Phantom Of The Casino

SYDNEY, AUSTRALIA - MAY 15:  SYDNEY, AUSTRALIA - MAY 15; Atmosphere at the after party of  the Sydney premiere of The Phantom of the Opera at the Lyric Theatre on May 15, 2008 in Sydney, Australia.  (Photo by Mike Flokis/Getty Images)

SYDNEY, AUSTRALIA - MAY 15: SYDNEY, AUSTRALIA - MAY 15; Atmosphere at the after party of the Sydney premiere of The Phantom of the Opera at the Lyric Theatre on May 15, 2008 in Sydney, Australia. (Photo by Mike Flokis/Getty Images)

“Oh it’s so dated. It really hasn’t stood the test of time”, I heard one person say in that “theatre kinda way” at the after-show drinks last night. As I was having such a good time myself, I didn’t want to argue to toss except to say “I actually really quite liked it”. And that’s where the conversation ended.

I’ve never actually been to see a production of “Phantom Of The Opera” before, and so when the invitation came to opening night at Star City Casino, I snapped it up instantly. I was curious more than anything. On the one hand I knew “Phantom” had its fans, millions of whom had paid big bucks to see it staged previously. On the other, I knew about the famed (or infamous) chandeleir scene, I knew some of the songs though I wasn’t a huge fan of the soundtrack, and I’d read various reviews which have previously described it as an exercise in style over substance.

And while there’s probably more than a grain of truth in that, I also really bloody well enjoyed it. I thought it was visually spectacular (especially many of the transformation scenes, especially the boat scene), the singing was terrific (Anthony Warlow and Ana Maria were both tremendous), and it had lots of great sing along tunes.

At one point the bloke sitting next to me began to conduct the strings, and at another point his wife began to sing along. For just half a moment I didn’t know whether to ask her to be quiet or to join in myself. Actually, there was one moment where I found myself humming along out loud, and not just in my head. For all of the cynicism you often find in theatre circles about Andrew Lloyd Webber, I’m still quite a fan.

The plotline of course is pure nonsense. But as my friend Colin observed later in the night, “You’ve got to recognise it’s melodrama”. And once you do, and once you get caught up in the moment, you find yourself having a great night.

Phantom of the Opera

Phantom of the Opera

I thought the first half was better than the second, with more recognisable tunes, and a great sense of pace. And in all honesty, the famous chandeleir scene – where the chandeleir plummets to the ground – was a bit of a letdown. Possibly a victim of public liability insurance, the chandeleir kinda wafted down slowly, rather than dramatically as you might have expected or hoped. Minutes later, I was outside in the theatre looking down on the audience on levels below and imagined for just a moment what might have happened if a chandeleir had fallen down there, crashing heavily on those below. :)

But those minor criticisms aside I had a tremendous night. And when Anthony Warlow came out on stage for applause, he quite genuinely and deservedly received a standing ovation.

Famously, there’s a television newsreader who I often see at opening nights who usually has to leave half-way through to go to read the news. As he was sitting in the row in front of me, I noticed he was there until the very end, which presumably means he was having a good or time. Or maybe he wasn’t reading the news last night?

Phantom of the Opera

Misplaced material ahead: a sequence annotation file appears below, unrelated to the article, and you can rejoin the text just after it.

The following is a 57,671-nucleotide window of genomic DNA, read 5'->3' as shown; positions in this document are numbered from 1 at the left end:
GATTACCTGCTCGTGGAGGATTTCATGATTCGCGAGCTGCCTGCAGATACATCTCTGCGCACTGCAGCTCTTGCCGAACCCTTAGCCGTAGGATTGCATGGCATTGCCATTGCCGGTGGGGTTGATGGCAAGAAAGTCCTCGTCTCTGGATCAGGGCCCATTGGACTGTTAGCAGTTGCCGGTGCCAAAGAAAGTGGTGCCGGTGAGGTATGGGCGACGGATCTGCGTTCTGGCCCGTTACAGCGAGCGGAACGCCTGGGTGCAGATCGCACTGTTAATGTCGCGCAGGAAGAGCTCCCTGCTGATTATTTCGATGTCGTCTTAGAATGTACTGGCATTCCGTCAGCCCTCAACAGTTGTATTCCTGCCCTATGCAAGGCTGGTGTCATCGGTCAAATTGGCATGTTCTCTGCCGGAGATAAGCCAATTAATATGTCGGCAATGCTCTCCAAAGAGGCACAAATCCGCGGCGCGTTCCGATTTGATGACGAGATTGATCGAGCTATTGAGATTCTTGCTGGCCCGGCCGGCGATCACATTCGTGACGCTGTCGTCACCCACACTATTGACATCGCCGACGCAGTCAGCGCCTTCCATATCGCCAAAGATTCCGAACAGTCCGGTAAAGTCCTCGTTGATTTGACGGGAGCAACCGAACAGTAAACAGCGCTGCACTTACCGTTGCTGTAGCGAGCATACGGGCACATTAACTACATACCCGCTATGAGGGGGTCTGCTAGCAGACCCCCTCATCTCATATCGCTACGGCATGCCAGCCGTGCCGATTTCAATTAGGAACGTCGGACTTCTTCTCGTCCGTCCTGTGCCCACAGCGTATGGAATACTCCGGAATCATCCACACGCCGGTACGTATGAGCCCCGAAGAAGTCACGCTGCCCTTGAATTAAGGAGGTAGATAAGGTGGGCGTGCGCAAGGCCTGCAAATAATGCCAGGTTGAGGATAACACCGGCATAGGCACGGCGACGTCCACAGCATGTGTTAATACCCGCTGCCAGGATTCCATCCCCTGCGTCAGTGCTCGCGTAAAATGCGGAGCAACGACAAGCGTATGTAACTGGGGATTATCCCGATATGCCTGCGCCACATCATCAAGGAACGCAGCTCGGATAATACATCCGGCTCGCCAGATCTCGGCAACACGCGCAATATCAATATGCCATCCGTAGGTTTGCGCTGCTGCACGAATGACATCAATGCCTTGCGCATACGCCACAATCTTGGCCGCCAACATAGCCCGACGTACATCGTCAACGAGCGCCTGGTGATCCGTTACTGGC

Phantom of the Opera

Celebrity-wise, I hear the former PM, Hawkie was there, as was AJ from “Biggest Loser”, though I didn’t see either. I did, however see the former Mr Kidman, Angus Hawley. And I also got to meet the new uber-cool television entertainment presenter, James Tobin. “Is this Row E?”, he said to me. “Yes, I replied”, pulling out our tickets, and very soon realising we were sitting in the wrong seats. He seemed very nice about it though, I thought. He was sitting by himself and through intermission was heavily texting someone. Guess who, don’t sue, as Ros Reines might say!

In other musical theatre news, I’m off to see “Chess” at the Theatre Royal on Saturday night. Odd in a way, because when you think about it, with “Chess”, “Phantom”, “Hawkie”, etc you can’t help but wonder if 2008 is actually 1988 all over again.

  1. Phantom of the Opera is one of my favorite musicals and I saw it in Melbourne when Anthony Warlow first did the role way back in 1990. However, I am really unsure how it is going to go moving from a big theatre to Star City. I have been to a couple of musicals over at the Lyric Theatre and have been really disappointed in the acoustics there. Also paying $120 a ticket to see it in a sub-standard theatre… well.. I am giving it a miss.

    I just wish it was playing at the Capitol or perhaps even the Royal and I was love to see Anthony Warlow as the Phantom again. That man is just too talented for his own good.

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  2. Chess! I love that musical. I hope it comes to Perth…

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  3. Riayn – I actually thought the theatre was okay. I had to laugh, though, when a woman passed us and remarked on the “good amount of leg room”. My friend Colin observed she sounded like Kim from Kath & Kim. If you can get over your concerns about the theatre and the price, Warlow is to die for. Amazing. I met him a few years ago and he was also a very nice bloke.

    Cello – It’s an amateur production only, not a touring one. I will, of course report the results of tonight on my blog.

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  4. it is realy a great show..

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  5. I was it 3 times..

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